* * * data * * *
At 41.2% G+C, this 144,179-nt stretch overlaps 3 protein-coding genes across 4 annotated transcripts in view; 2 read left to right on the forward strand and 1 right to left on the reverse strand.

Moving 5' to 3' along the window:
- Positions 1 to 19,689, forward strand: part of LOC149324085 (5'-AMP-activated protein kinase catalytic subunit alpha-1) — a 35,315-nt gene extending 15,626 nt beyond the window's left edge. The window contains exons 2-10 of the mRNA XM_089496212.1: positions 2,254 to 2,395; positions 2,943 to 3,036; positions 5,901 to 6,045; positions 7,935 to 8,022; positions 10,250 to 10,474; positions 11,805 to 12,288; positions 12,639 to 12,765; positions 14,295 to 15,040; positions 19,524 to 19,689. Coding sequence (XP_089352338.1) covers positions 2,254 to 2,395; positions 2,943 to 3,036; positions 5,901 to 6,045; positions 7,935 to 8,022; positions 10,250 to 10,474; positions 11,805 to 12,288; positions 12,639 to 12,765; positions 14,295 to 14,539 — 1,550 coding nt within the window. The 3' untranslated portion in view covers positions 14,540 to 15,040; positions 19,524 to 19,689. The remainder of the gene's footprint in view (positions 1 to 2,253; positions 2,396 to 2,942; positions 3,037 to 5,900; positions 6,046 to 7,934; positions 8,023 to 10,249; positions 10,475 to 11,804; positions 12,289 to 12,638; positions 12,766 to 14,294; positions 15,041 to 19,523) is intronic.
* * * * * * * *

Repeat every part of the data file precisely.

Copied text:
At 41.2% G+C, this 144,179-nt stretch overlaps 3 protein-coding genes across 4 annotated transcripts in view; 2 read left to right on the forward strand and 1 right to left on the reverse strand.

Moving 5' to 3' along the window:
- Positions 1 to 19,689, forward strand: part of LOC149324085 (5'-AMP-activated protein kinase catalytic subunit alpha-1) — a 35,315-nt gene extending 15,626 nt beyond the window's left edge. The window contains exons 2-10 of the mRNA XM_089496212.1: positions 2,254 to 2,395; positions 2,943 to 3,036; positions 5,901 to 6,045; positions 7,935 to 8,022; positions 10,250 to 10,474; positions 11,805 to 12,288; positions 12,639 to 12,765; positions 14,295 to 15,040; positions 19,524 to 19,689. Coding sequence (XP_089352338.1) covers positions 2,254 to 2,395; positions 2,943 to 3,036; positions 5,901 to 6,045; positions 7,935 to 8,022; positions 10,250 to 10,474; positions 11,805 to 12,288; positions 12,639 to 12,765; positions 14,295 to 14,539 — 1,550 coding nt within the window. The 3' untranslated portion in view covers positions 14,540 to 15,040; positions 19,524 to 19,689. The remainder of the gene's footprint in view (positions 1 to 2,253; positions 2,396 to 2,942; positions 3,037 to 5,900; positions 6,046 to 7,934; positions 8,023 to 10,249; positions 10,475 to 11,804; positions 12,289 to 12,638; positions 12,766 to 14,294; positions 15,041 to 19,523) is intronic.